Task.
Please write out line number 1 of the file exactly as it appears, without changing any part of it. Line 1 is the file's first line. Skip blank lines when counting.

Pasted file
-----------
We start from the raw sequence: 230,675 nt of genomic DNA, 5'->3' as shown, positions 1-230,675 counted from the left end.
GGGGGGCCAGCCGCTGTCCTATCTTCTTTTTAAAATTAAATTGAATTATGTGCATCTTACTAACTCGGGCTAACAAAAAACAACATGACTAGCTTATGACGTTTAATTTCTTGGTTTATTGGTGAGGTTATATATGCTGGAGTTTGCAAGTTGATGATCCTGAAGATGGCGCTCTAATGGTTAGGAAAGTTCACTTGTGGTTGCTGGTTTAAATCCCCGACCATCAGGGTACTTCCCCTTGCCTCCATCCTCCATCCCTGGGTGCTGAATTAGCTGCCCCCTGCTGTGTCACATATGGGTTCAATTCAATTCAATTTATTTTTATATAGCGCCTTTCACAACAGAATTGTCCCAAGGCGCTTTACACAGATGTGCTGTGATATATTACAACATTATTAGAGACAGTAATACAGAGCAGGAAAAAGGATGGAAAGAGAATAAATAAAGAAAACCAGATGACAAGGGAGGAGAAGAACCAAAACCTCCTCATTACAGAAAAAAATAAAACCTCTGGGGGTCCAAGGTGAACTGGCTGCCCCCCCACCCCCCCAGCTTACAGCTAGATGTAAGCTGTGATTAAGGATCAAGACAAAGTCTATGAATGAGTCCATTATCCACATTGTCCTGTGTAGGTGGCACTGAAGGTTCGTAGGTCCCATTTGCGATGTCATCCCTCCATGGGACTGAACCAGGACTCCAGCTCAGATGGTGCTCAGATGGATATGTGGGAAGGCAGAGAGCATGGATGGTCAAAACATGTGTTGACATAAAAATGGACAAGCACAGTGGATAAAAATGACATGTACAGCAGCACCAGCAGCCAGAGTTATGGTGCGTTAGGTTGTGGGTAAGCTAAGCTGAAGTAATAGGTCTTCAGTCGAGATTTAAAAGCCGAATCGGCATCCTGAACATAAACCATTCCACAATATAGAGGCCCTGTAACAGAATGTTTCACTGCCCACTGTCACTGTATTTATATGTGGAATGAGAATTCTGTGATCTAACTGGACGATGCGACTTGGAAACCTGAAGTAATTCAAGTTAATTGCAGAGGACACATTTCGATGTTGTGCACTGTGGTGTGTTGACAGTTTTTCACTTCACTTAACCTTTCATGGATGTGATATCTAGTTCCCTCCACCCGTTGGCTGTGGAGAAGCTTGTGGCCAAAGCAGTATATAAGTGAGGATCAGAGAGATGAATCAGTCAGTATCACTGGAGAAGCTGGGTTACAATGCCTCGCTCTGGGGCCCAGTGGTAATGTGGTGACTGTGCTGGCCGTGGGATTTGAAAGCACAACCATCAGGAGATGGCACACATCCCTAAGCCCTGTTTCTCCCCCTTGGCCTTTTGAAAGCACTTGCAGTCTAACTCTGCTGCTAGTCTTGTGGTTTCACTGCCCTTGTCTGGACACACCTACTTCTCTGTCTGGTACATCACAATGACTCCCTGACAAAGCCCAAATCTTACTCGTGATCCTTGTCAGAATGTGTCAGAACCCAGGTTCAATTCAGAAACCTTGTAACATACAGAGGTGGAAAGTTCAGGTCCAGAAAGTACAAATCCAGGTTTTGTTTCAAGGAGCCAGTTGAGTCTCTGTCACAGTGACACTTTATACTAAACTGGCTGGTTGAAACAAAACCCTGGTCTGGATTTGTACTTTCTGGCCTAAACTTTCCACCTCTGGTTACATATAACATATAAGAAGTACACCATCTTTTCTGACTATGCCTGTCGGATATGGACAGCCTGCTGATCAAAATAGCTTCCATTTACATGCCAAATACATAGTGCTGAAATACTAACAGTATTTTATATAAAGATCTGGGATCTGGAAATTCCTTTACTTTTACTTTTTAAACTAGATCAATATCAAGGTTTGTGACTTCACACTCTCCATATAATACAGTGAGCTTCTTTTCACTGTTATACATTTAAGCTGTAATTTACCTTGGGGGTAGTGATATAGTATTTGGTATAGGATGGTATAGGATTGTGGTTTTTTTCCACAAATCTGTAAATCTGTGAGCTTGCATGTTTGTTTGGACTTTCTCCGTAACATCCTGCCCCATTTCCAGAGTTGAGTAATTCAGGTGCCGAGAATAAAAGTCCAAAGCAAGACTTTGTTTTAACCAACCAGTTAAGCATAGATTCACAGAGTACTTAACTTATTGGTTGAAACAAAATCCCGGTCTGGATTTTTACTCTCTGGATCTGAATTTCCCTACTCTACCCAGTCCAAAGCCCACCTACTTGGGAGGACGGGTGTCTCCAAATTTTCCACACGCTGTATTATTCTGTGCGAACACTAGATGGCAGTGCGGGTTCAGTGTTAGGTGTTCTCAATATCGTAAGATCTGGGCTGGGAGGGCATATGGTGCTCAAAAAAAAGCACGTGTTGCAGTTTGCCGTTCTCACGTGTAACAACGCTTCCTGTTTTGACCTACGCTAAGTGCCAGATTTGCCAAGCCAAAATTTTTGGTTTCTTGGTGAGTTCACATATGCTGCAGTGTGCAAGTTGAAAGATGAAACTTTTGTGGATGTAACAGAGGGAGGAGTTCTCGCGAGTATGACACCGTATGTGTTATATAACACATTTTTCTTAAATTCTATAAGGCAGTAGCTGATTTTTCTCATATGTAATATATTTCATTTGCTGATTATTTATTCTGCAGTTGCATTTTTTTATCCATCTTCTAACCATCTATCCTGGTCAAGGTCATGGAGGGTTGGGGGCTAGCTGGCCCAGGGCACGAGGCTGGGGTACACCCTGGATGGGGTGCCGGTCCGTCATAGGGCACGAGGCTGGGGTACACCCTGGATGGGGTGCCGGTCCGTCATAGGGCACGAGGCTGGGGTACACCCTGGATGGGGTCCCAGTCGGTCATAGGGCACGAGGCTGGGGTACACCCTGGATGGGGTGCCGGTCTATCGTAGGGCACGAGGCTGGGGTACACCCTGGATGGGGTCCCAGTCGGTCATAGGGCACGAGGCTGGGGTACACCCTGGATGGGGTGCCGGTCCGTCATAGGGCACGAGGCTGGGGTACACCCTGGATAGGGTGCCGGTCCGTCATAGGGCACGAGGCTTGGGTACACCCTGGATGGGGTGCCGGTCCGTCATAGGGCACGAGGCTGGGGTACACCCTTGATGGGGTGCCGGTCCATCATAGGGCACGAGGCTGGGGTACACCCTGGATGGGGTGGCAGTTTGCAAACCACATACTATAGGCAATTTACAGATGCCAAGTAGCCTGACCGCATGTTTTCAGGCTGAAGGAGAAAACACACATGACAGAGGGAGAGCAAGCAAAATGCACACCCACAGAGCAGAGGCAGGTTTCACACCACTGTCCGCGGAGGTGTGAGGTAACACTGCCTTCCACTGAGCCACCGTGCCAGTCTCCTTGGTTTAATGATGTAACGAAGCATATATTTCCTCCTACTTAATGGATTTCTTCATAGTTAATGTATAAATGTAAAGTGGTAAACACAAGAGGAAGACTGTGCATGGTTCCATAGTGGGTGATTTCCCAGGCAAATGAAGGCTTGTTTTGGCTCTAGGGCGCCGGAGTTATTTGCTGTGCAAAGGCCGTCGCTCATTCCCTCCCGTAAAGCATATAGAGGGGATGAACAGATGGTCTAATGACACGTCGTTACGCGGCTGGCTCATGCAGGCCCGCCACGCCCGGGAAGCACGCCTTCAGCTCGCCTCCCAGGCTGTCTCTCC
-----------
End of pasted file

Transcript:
We start from the raw sequence: 230,675 nt of genomic DNA, 5'->3' as shown, positions 1-230,675 counted from the left end.